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Key skills for lawyers

updated on 29 February 2024

To secure a training contract or pupillage, you must demonstrate evidence of several key skills and attributes that are essential throughout your legal career.

Use the list below as a checklist. Make sure you cover all of these sections in your applications.

Academic excellence

Law is an intellectually demanding profession, so your academic results are important.  Most law firms will expect good A levels and at least a 2.1 degree or equivalent. That said, new ways of recruiting (eg, contextual recruitment) mean that law firms are able to contextualise your academic achievements, helping firms understand any external factors that may have influenced results and identify candidates who are outperforming in their peer group.

Meanwhile, an excellent academic record is arguably even more important for a career as a barrister.

But academic excellence alone won't be enough to make your application successful; you’ll also need to demonstrate other skills throughout the selection process and beyond when your career has taken off.

Communication and networking skills

Successful solicitors and barristers must build and maintain relationships with clients, which are often based on rapport between individual people even when the client’s a large organisation. This requires excellent interpersonal skills, which you’ll also need when meeting potential employers and colleagues at an interview or on a vacation scheme.

The ability to network, an activity that all but the most confident can find awkward, is also important when seeking a training contract or pupillage, as well as when winning work and building client relationships. So, before you enter a room full of strangers, all standing in closed circles, and feel the urge to find a corner, gulp down a drink and leave, be sure to pick up a few tips on how to get the best out of these potentially tricky – yet opportune – situations.

Listen to this episode of The LawCareers.Net Podcast, which is all about networking, and read these networking tips.

Interview techniques

To do well in an interview, you’ll need good interpersonal and verbal communication skills. There’s more to it than that, though – preparation is key.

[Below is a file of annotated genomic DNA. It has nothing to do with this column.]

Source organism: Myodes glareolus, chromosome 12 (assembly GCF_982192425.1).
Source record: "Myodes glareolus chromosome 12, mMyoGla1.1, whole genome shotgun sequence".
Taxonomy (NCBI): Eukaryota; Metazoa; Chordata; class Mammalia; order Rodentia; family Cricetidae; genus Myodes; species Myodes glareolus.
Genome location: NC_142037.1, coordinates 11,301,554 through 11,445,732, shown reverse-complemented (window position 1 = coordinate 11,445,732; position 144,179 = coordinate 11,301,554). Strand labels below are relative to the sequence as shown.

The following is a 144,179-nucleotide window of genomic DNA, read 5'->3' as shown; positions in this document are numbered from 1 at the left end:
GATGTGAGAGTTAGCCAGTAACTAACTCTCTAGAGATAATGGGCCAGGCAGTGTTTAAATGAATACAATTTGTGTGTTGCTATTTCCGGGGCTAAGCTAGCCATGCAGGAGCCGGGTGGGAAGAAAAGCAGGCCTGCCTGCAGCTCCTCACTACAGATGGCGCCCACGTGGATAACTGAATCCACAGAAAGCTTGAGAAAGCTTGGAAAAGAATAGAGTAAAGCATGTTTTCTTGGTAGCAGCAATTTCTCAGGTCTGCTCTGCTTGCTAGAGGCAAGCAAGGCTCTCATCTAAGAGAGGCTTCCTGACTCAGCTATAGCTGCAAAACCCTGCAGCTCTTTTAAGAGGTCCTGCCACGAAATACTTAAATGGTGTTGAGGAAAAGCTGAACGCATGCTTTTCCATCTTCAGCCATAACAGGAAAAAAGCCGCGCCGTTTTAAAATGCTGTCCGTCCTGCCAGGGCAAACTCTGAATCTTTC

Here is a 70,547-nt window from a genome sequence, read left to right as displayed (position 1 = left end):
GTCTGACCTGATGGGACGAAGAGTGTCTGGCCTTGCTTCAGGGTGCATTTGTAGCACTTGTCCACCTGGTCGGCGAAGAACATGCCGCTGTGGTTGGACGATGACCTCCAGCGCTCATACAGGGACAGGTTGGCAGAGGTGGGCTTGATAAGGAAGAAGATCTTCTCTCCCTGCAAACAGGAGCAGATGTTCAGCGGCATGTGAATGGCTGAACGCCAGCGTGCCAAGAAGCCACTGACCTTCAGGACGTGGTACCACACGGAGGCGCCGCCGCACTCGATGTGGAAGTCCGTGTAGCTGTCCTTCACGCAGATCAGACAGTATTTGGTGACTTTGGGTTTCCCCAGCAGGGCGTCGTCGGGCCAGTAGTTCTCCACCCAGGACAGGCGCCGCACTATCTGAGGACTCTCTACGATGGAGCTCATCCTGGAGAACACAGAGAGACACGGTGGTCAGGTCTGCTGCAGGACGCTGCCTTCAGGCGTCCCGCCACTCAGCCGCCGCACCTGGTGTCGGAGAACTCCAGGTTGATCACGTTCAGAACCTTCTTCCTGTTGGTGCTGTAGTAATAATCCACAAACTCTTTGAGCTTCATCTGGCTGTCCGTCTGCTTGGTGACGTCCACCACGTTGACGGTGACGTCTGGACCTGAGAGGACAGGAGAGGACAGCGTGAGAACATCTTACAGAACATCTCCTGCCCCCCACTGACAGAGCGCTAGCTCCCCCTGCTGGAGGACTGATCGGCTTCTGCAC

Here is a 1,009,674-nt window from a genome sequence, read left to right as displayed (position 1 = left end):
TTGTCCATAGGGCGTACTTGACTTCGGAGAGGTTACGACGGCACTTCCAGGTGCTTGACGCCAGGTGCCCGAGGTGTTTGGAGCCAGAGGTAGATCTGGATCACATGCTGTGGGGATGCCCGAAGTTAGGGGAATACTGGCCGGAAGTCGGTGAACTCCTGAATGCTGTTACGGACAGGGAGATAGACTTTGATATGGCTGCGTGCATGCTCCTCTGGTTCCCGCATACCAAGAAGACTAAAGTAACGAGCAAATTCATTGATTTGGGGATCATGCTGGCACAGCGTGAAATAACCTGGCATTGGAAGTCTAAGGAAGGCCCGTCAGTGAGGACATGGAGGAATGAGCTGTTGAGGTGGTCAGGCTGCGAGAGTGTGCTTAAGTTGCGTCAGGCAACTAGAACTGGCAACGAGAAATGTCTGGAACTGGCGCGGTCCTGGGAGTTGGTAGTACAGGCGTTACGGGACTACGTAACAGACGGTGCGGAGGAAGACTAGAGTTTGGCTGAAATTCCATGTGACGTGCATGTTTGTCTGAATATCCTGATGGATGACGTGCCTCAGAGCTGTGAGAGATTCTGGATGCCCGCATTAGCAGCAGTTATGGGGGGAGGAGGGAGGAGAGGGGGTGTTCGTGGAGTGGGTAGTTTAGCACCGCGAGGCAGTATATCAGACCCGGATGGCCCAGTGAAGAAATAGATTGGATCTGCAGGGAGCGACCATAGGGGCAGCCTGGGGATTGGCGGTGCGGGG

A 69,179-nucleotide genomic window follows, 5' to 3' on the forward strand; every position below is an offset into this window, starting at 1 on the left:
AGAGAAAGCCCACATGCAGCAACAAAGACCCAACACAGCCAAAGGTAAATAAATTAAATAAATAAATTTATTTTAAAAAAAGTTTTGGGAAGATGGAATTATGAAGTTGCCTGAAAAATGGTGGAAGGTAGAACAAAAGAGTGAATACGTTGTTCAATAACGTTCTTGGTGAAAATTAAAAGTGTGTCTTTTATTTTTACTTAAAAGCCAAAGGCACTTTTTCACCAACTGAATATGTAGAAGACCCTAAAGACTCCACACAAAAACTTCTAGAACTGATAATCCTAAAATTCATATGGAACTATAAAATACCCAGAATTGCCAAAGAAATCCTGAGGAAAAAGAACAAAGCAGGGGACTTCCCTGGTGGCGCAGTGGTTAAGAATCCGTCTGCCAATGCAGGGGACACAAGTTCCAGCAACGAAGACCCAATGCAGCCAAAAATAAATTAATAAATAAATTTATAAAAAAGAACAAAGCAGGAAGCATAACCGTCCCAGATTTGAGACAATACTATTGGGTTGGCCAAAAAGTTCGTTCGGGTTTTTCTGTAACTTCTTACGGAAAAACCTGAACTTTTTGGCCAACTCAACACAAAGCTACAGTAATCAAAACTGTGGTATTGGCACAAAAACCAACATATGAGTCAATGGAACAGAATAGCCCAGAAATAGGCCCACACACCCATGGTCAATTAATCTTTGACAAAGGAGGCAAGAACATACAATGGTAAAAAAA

There’s a wealth of help on LCN, starting with this LCN Says on 10 tips for training contract interviews, and our Feature providing a 26-step guide to training contract applications.

Video interviews are also an increasingly common part of the application process, so read this guide to video interviews, too.  

Aspiring barristers should read this feature on preparing for a pupillage interview.


Being a lawyer involves a lot of email and letter writing, and plenty of paperwork. So, good spelling and grammar, and the ability to express yourself clearly, are essential. You must also be aware of your audience and be able to write in a formal tone.

Remember, the slightest spelling mistake could ruin your application. Recruiters want to read clear, concise answers to the questions on the application form – not waffle.

Before applying for a training contract or pupillage, read LCN's guide to writing cover letters, CVs and applications.

To learn more about application techniques, read our application masterclass and our guide to online application forms.

Commercial awareness

Modern lawyers need to think like businesspeople and tailor their legal advice so that it helps clients to achieve their goals and avoid pitfalls. This involves understanding the sectors in which your firm and clients operate. You can start developing this commercial acumen as a student by keeping up with business stories in the media.

Get started with our Commercial awareness hub page, which explains more about what commercial awareness means, offers advice on developing this important skill and examples of using the PESTLE technique to analyse topical issues in our Wrestle with PESTLE series.

You should also read our Commercial Question section to hear from lawyers at leading firms as they explore a different commercial law issue each week.

Soft skills

Your general attitude – and how it comes across in your actions, words and presentation – will be a crucial factor in whether you secure a training contract or pupillage, as well as in your later career.

For insights into how practising lawyers rely on these skills on a daily basis, read the profiles of practising lawyers in our Meet the Lawyer section. 

If you want more information on how to demonstrate these key skills in law applications, read this Feature.